The goals of using technology in the foreign language classroom are the same as in any foreign language classroom: to provide students with opportunities to engage the target language through reading, writing, speaking, and listening comprehension. In fact, using technology, and computers in particular, can only help to give students opportunities to encounter the culture of the target language more authentically.
It the past, it was believed (during the audio-lingual days) that structured drills and repetition were all that were needed to make students more proficient in a language, and this is what “language labs” were mainly used for. Now, research in applied linguistics has shown that meaningful exposure to a language is the most important factor in language learning. The Internet, CD-Roms, recording software, and audio files all provides these opportunities for students to be exposed to the target language in a meaningful way.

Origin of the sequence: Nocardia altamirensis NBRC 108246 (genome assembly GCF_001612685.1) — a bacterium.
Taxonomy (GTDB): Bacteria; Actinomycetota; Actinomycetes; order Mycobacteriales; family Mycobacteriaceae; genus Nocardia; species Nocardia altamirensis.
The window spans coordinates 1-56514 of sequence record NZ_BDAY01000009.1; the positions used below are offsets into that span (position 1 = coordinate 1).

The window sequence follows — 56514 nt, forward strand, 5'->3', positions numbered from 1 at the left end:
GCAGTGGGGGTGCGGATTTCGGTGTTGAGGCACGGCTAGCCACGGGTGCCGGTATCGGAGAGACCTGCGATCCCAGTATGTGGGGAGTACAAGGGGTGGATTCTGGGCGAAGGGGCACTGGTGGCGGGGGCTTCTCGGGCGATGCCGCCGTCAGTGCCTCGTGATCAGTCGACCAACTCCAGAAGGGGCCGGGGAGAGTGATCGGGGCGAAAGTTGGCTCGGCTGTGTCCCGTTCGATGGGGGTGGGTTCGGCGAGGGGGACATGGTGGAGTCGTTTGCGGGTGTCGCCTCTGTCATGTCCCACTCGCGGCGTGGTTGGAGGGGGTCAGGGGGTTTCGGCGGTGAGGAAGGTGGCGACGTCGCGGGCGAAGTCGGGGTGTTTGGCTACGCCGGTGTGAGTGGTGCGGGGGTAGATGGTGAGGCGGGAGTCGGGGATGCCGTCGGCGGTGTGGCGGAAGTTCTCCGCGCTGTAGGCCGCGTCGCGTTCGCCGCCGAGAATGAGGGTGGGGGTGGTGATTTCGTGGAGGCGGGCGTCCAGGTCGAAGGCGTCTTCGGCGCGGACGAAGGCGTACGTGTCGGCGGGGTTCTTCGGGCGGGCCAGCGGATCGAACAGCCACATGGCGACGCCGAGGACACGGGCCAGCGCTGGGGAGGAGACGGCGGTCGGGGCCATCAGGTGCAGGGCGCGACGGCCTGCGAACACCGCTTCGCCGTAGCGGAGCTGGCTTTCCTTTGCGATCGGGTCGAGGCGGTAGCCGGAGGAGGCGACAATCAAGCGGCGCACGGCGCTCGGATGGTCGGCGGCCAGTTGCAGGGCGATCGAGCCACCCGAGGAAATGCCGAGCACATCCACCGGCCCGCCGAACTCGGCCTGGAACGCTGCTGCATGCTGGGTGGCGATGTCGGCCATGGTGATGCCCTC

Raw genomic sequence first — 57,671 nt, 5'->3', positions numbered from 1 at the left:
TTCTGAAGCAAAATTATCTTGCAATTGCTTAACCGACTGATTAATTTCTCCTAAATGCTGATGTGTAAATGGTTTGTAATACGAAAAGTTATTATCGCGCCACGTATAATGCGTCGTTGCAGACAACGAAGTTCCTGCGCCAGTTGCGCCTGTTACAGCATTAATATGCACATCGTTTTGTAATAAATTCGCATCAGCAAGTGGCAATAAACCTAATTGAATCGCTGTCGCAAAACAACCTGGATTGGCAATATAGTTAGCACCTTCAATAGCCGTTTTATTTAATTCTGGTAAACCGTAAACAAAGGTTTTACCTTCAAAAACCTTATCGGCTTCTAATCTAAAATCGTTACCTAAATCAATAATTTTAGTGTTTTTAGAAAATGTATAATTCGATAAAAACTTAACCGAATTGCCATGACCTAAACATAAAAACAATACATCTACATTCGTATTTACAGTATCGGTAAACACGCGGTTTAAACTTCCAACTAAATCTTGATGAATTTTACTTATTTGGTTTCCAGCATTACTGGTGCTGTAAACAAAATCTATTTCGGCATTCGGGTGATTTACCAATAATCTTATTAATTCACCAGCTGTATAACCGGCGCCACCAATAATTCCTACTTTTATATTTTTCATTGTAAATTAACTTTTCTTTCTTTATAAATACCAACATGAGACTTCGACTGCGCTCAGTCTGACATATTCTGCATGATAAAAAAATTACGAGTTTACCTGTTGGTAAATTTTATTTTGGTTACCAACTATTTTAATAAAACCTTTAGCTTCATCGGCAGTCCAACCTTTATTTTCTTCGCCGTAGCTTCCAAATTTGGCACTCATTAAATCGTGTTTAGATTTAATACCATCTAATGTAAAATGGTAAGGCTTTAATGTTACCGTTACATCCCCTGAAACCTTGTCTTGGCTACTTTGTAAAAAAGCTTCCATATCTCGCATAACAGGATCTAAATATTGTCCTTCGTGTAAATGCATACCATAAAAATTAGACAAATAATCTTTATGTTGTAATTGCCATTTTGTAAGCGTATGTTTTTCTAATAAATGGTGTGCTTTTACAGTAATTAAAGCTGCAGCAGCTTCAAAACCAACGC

The authentic language that students encounter when conducting web-quests or reading on-line versions of newspapers, magazines, and catalogs (store Web sites) is more engaging for students and also provides opportunities for cultural awareness and empathy.
Regardless of the type of technology that a teacher uses, it is important to keep in mind that the meaningful exposure to the target language is the most important factor. Many technology-based activities do not look like traditional classroom exercises, but this not a bad thing. When students are engaged in an activity that forces them to make meaning of the language that they encounter, they are gaining in proficiency.